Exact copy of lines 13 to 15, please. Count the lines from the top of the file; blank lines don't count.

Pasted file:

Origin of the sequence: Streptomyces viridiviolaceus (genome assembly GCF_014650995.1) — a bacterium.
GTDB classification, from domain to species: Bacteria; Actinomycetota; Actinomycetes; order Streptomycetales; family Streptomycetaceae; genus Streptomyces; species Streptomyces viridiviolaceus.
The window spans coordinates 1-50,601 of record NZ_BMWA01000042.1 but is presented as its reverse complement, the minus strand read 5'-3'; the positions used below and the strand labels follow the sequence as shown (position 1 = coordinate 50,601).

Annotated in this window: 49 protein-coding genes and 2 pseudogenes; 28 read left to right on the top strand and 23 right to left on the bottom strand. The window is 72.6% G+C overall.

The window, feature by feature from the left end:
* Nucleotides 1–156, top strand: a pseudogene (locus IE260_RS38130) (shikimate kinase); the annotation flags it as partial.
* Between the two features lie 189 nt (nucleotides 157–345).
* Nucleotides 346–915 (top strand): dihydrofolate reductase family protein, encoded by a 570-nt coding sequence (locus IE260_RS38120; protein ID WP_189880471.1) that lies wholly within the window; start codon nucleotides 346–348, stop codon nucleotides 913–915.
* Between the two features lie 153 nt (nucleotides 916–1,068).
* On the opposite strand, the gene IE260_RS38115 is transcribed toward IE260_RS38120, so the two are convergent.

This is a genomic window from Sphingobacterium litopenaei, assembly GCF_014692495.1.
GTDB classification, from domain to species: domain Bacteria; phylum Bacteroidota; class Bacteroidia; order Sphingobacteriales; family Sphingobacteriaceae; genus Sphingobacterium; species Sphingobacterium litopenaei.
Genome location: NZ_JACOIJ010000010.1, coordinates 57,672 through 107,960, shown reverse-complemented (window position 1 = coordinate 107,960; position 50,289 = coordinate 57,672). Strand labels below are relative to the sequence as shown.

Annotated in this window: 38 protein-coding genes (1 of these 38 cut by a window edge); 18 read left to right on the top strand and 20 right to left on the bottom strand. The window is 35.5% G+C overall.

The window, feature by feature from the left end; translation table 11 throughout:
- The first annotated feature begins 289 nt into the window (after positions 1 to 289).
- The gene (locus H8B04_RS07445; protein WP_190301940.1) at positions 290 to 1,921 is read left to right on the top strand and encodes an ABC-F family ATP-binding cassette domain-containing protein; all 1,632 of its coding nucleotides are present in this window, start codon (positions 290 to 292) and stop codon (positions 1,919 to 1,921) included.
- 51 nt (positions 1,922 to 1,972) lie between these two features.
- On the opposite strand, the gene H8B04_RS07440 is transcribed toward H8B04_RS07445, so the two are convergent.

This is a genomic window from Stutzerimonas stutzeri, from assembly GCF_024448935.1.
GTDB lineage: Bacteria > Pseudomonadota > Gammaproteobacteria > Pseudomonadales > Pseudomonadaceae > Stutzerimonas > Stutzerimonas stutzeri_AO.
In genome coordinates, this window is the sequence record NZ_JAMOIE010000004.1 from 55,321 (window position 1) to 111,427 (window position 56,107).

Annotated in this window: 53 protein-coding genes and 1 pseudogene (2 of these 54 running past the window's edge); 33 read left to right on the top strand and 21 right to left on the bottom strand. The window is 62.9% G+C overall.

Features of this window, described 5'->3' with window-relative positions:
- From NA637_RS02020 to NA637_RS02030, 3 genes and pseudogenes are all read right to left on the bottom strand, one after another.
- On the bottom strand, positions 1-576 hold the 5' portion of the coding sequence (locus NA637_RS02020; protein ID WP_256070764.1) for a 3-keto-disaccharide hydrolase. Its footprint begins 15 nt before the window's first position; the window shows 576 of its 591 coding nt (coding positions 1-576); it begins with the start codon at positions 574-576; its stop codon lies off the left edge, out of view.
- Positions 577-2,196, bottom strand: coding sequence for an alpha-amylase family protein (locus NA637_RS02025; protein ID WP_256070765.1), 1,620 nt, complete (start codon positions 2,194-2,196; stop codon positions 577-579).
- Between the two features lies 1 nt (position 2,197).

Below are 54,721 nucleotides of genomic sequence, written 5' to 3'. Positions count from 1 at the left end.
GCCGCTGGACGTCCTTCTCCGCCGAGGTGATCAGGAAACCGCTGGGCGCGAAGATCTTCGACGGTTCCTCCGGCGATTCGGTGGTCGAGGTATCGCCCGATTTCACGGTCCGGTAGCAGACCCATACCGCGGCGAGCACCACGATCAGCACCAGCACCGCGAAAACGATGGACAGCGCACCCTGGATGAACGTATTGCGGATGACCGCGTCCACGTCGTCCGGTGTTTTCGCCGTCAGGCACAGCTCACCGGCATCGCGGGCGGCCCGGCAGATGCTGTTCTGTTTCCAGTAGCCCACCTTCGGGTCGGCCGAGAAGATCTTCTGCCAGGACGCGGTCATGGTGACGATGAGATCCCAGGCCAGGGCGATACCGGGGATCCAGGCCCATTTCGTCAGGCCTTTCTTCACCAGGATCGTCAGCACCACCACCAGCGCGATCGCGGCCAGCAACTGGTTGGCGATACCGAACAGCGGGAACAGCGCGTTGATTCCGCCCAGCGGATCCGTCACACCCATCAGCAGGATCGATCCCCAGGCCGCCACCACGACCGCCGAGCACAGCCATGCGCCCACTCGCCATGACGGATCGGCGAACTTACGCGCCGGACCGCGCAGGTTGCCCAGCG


Genome location: NZ_JACOIJ010000010.1, coordinates 57,672 through 107,960, shown reverse-complemented (window position 1 = coordinate 107,960; position 50,289 = coordinate 57,672). Strand labels below are relative to the sequence as shown.

Annotated in this window: 38 protein-coding genes (1 of these 38 cut by a window edge); 18 read left to right on the top strand and 20 right to left on the bottom strand. The window is 35.5% G+C overall.

The window, feature by feature from the left end; translation table 11 throughout: